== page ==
DENVER | Advocates of the effort to form a 51st state comprised of rural northern Colorado counties will have to do so without the support of Colorado Gov. John Hickenlooper.
In his first comments on the statehood movement since eight rural counties placed the question on their November ballots, Mr. Hickenlooper told the Craig [Colo.] Daily Press that the drive runs counter to the state's diverse political culture.
"There may be a political agenda behind secession I don't get, because when I think of Colorado, it means all of our diverse communities and people," the Democratic governor said in Saturday's edition.
Eight county commissions will ask voters on their Nov. 5 ballots whether they want to split off from the rest of the state and form a 51st state, a reaction to what is viewed as the Democrat-controlled state legislature's so-called war on rural Colorado.
Jeffrey Hare, spokesman for the 51st State Initiative, argued that there was nothing inclusive about the state legislature's recent push to pass laws over the objections of rural Coloradans, including three gun-control measures and a doubling of the state's renewable-energy mandate on rural consumers.
"We agree that Colorado has a diverse political culture. The Governor has failed to recognize that diversity and has instead chosen to pander to the urban culture with which he is most familiar," said Mr. Hare in an email.
Mr. Hickenlooper, who served as the mayor of Denver before being elected governor in 2010, has taken a pounding in the polls since signing the gun-control and renewable-energy bills in the spring. Critics point out that he did not veto any of the legislature's bills, despite his reputation as a moderate.
A Quinnipiac University poll released Friday showed 48 percent of Colorado voters surveyed do not want to see him re-elected in 2014, compared with 45 percent who do. The survey also showed Mr. Hickenlooper in a statistical tie with former Republican Rep. Tom Tancredo in a hypothetical matchup, with the Democratic governor leading by 46 to 45 percentage points.
Mr. Tancredo, who lost to Mr. Hickenlooper in 2010, and state Sen. Greg Brophy have announced they will run for the Republican gubernatorial nomination.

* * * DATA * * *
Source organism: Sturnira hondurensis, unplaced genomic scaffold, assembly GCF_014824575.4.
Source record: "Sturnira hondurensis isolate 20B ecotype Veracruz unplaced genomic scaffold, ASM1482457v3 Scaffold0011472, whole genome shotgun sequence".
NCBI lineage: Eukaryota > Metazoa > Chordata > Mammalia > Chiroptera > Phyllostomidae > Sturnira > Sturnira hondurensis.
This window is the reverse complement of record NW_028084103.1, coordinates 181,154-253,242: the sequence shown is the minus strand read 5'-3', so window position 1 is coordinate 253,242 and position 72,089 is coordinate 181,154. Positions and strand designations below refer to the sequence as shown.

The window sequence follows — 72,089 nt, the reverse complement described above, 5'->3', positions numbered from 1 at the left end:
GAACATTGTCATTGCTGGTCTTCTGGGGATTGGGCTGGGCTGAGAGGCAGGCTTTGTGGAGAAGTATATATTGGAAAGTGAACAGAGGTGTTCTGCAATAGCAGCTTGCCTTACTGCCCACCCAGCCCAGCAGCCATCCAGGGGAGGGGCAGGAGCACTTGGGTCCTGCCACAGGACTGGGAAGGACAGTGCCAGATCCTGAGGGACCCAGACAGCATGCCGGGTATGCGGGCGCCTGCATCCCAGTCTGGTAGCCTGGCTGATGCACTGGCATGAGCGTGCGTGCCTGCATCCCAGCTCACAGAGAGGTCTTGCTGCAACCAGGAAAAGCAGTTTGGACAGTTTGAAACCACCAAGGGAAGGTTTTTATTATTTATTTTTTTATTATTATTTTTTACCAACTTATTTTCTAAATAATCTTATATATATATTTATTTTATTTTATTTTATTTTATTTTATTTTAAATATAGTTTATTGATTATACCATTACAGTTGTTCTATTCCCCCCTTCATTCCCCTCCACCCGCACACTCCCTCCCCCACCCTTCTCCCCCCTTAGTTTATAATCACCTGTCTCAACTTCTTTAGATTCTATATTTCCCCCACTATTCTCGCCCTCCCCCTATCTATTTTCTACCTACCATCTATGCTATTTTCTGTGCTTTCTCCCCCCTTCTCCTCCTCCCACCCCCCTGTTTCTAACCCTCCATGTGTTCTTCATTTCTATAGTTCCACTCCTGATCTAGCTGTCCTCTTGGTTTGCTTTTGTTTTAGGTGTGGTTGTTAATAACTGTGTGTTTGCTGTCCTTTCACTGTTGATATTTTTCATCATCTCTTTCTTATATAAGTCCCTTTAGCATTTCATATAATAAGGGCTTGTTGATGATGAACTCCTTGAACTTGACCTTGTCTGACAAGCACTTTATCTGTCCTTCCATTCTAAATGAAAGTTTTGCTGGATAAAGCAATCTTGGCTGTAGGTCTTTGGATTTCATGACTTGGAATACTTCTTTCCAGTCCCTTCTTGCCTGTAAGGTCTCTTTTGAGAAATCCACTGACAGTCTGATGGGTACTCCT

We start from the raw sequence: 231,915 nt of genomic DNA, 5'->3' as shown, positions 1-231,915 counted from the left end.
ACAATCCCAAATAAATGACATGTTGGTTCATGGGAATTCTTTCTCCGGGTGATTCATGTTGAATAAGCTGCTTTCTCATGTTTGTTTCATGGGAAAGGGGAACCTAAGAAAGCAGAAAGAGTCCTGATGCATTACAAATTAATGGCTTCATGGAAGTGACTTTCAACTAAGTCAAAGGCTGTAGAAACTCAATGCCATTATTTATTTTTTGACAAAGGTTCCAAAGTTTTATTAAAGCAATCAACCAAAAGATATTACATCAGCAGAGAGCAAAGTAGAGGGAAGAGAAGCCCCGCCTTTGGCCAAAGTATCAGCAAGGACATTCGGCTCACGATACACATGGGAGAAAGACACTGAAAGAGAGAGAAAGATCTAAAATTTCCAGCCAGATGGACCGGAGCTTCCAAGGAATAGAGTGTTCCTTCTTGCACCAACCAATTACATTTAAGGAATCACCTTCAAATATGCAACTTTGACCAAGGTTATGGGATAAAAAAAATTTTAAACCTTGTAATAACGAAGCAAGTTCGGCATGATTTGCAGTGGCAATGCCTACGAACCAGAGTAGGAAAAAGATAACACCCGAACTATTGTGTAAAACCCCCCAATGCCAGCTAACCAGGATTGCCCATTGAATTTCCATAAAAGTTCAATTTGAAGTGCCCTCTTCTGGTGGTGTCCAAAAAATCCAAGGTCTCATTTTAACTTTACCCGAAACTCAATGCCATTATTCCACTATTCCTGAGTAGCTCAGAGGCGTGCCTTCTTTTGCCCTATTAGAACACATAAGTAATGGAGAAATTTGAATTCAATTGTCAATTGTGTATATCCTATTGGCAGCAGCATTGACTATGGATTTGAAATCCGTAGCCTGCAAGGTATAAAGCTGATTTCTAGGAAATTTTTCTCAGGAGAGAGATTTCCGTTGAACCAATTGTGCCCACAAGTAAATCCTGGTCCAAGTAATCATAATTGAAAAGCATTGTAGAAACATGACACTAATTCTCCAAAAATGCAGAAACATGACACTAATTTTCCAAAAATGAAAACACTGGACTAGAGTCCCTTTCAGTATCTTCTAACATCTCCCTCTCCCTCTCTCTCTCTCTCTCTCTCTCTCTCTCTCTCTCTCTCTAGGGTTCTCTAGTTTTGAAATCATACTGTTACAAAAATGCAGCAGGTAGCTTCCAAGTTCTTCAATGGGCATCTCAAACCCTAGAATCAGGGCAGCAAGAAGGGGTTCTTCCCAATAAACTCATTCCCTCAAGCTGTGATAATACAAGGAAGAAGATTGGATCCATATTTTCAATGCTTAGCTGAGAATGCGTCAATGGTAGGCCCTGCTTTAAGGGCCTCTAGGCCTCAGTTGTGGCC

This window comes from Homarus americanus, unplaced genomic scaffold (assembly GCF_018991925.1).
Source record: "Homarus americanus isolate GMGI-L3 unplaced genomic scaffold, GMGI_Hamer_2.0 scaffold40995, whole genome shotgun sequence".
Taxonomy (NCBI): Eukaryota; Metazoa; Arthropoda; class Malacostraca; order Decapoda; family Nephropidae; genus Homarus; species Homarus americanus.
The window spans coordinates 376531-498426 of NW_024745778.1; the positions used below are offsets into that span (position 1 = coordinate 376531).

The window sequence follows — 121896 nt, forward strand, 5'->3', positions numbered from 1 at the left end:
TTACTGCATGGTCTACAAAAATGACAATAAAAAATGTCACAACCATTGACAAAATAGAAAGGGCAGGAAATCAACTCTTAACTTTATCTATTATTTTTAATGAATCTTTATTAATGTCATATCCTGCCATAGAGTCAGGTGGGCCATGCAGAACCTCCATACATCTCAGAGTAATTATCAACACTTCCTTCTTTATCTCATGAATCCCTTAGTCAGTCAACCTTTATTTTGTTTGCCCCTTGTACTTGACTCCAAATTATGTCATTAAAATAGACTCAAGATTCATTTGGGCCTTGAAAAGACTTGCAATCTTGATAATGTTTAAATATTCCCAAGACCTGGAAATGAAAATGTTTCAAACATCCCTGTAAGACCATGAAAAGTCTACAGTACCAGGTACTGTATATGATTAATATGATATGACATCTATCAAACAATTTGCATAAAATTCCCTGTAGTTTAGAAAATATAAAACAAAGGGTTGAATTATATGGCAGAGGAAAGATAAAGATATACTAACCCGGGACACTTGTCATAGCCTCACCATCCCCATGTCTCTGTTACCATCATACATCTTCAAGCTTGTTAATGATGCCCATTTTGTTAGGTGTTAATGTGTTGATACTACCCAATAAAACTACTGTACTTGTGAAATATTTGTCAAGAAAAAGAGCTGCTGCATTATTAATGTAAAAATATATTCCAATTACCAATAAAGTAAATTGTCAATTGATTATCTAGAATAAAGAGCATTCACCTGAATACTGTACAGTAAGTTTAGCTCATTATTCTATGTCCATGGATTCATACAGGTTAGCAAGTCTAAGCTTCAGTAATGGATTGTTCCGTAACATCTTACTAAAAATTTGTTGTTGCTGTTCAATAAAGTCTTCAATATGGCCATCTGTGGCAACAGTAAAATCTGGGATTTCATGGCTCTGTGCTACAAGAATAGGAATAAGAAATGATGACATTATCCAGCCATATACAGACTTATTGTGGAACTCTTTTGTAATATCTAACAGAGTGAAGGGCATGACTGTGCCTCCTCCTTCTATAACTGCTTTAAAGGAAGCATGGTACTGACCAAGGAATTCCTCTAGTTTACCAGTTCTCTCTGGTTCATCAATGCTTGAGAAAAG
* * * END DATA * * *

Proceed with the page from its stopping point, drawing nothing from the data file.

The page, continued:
The governor's numbers represent a drop from June, when the same polling group found that 45 percent of voters favored a second term while 44 percent did not.
"A trend like that has got to be making Hickenlooper's political team reach for the Maalox right about now," said the conservative website Colorado Peak Politics.
The governor's ratings have waned as the 51st state movement has gained traction. Commissioners in Moffat County, another rural county located north of Denver, are scheduled to vote Tuesday on whether to join the 51st state movement.
In Morgan County, residents are expected to turn in petitions Monday asking the county commission to place the 51st state question on the Nov. 5 ballot.
Meanwhile, organizers are currently forming policy committees in anticipation of a Declaration Convention in January. Other ideas being floated include asking Wyoming to annex the northern Colorado counties and redrawing the Colorado state Senate seats to increase the representation of rural areas.
Renny MacKay, spokesman for Wyoming Gov. Matt Mead, declined to speculate on the annexation proposal in an email Friday.
"The country and our state face many significant challenges at this time. This discussion does not move us forward," said Mr. MacKay.
Mr. Hare, who sits on the Weld County Council, an elected watchdog panel, said he wasn't surprised by the response. "We would expect the Governor of Wyoming to be cautious at this point," he said.
"Any discussion of approaching Wyoming about annexation will be well thought out and well researched," Mr. Hare added. "We believe our best course of action is to form the 51st state and are focused on that. However, we owe it to the constituents of the counties that are participating to explore all options."
In his Saturday comments, Mr. Hickenlooper also said he was willing to listen to the concerns of rural Coloradans.
"If this talk of a 51st state is about politics designed to divide us, it is destructive," he said. "But if it is about sending a message, then I see our responsibility to lean in and do a better job of listening."
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